Often an adjoining owner only becomes aware of their neighbour’s proposed works when a party wall notice lands on their door mat. An adjoining owner has the option to either consent or dissent to the notice – if no response is made within 14 days the adjoining owner is deemed to have dissented and the parties are ‘in dispute’ under the Act. Where a dispute arises each owner must appoint a surveyor so that a party wall award can be agreed and served.
Once appointed, the two surveyors select a Third Surveyor who may be called upon to settle any issue that they cannot agree. Referrals to the Third Surveyor are rare.
A party wall award is a legally binding document that sets out who the parties are, includes details of the proposed work and what safeguards have been agreed to ensure that those works are undertaken with the minimum of risk and without causing unnecessary inconvenience to the adjoining occupiers.
These are some typical examples of issues that might be addressed in a party wall award:
The party wall award will also include a schedule of condition covering the parts of the adjoining owner’s property that are considered to be at risk from the works and copies of all relevant drawings and method statements. At the end of the works the surveyor acting for the adjoining owner will generally make a further visit to re-check the schedule of condition and hopefully confirm that no damage has been caused.
The surveyors do not have any control over planning issues such as the size and appearance of a proposed extension or potential loss of light; these must all be addressed through the planning process.
In all normal circumstances the building owner (the party undertaking the works) will be responsible for the fees of both their own and the adjoining owner’s surveyor. I say ‘in all normal circumstances’ because this is not specifically stated in the Act and is therefore more of a ‘rule of thumb’ applied by party wall surveyors. The surveyor acting for the adjoining owner keeps a record of their time and when all other matters have been resolved puts their fee forward to the building owner’s surveyor for agreement. If the two surveyors fail to agree upon what constitutes a reasonable fee they can refer the matter to the Third Surveyor who will have the final say.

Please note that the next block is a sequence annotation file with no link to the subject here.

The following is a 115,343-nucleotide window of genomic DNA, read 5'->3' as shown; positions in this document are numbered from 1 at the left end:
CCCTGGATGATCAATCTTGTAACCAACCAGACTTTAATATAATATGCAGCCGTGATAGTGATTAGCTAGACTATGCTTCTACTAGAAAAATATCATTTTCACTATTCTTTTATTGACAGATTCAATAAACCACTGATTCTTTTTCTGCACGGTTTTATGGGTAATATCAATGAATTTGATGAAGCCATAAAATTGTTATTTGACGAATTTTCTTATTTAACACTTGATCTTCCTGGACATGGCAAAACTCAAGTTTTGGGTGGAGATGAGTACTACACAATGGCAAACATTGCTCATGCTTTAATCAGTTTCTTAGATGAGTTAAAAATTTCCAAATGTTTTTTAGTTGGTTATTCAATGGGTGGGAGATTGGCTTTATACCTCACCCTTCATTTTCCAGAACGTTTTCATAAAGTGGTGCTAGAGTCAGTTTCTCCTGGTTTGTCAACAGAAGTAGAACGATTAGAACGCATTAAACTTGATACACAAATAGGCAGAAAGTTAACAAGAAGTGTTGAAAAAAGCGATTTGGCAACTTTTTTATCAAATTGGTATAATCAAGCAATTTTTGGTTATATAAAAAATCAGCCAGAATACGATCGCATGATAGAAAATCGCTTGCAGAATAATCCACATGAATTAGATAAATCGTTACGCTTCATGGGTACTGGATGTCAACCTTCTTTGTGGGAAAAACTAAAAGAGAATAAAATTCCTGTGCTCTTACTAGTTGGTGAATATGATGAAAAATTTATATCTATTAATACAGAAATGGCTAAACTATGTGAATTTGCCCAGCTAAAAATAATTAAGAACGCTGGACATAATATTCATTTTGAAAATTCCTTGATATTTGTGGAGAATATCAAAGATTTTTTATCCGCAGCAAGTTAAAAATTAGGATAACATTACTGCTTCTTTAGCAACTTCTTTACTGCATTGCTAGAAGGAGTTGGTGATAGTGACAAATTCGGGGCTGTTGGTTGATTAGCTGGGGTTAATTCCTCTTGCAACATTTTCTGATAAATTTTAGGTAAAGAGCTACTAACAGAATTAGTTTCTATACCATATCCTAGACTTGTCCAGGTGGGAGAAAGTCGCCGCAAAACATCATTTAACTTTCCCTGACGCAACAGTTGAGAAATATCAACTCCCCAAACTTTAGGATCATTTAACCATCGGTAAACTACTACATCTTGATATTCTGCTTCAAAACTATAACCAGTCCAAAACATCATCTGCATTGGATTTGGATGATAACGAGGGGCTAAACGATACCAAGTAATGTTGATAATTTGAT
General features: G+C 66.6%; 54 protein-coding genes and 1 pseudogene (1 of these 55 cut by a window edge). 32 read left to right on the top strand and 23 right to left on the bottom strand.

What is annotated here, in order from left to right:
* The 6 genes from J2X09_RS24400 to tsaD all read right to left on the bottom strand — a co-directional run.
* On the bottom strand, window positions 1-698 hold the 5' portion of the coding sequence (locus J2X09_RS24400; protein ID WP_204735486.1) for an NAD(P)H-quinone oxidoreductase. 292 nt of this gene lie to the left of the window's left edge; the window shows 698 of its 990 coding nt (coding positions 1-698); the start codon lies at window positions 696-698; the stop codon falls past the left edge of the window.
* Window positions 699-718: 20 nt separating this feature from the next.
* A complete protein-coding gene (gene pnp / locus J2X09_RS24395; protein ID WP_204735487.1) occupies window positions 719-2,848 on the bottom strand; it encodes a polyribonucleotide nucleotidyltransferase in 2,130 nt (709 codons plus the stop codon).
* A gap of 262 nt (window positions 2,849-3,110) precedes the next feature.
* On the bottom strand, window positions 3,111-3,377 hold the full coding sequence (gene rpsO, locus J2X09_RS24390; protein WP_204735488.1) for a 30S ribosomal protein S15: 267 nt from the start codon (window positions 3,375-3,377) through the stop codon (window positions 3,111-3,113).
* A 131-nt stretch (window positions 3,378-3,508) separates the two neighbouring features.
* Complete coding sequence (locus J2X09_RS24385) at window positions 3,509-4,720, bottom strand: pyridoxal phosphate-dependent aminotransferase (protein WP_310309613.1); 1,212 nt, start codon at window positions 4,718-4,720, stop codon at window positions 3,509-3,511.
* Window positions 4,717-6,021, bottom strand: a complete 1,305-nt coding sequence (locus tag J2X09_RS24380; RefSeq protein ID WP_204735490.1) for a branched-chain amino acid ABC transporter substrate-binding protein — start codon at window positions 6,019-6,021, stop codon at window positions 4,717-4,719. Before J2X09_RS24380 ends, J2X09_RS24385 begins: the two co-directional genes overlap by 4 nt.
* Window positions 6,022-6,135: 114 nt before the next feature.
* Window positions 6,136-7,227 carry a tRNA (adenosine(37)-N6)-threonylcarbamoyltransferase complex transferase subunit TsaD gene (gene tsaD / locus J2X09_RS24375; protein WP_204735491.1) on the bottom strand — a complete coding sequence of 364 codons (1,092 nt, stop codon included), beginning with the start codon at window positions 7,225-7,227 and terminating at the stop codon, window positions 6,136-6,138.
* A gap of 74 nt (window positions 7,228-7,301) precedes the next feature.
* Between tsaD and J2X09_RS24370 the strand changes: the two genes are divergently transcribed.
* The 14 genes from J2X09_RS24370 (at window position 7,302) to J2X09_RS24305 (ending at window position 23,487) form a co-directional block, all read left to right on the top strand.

The Act allows for the same surveyor to be appointed by both the building owner and the adjoining owner (known as the ‘agreed surveyor’) but often adjoining owners will prefer to appoint a surveyor that they have chosen.
If you’ve received a notice and would like some advice on how you can best protect your property, please do not hesitate to contact us today.
To help you decide which type of report best suits your needs you can browse through these case studies.
Registered charities must obtain an RICS Red Book valuation from a suitably qualified Chartered Surveyor before entering into a transaction for disposal. This includes selling, letting and also the granting of new rights. Sections 117 to 121 of the Charities Act 2011 outline the procedure that ensures the disposal is on the ... Read More >>
Licenses covering access over adjoining owners' properties, whether they be for a scaffold, hoarding or crane over sail will include a number of common clauses relating to the principle of access with further clauses specific to the purpose of the access. A typical Licence should contain clauses relating to the ... Read More >>
Where access requires the express consent of an adjoining owner, such as to erect scaffolding and a hoarding as part of a demolition programme, there are no statutory timescales but there are many benefits to an early approach. In some cases, the scheme is simply not viable without access so if there’s an adjoining owner ... Read More >>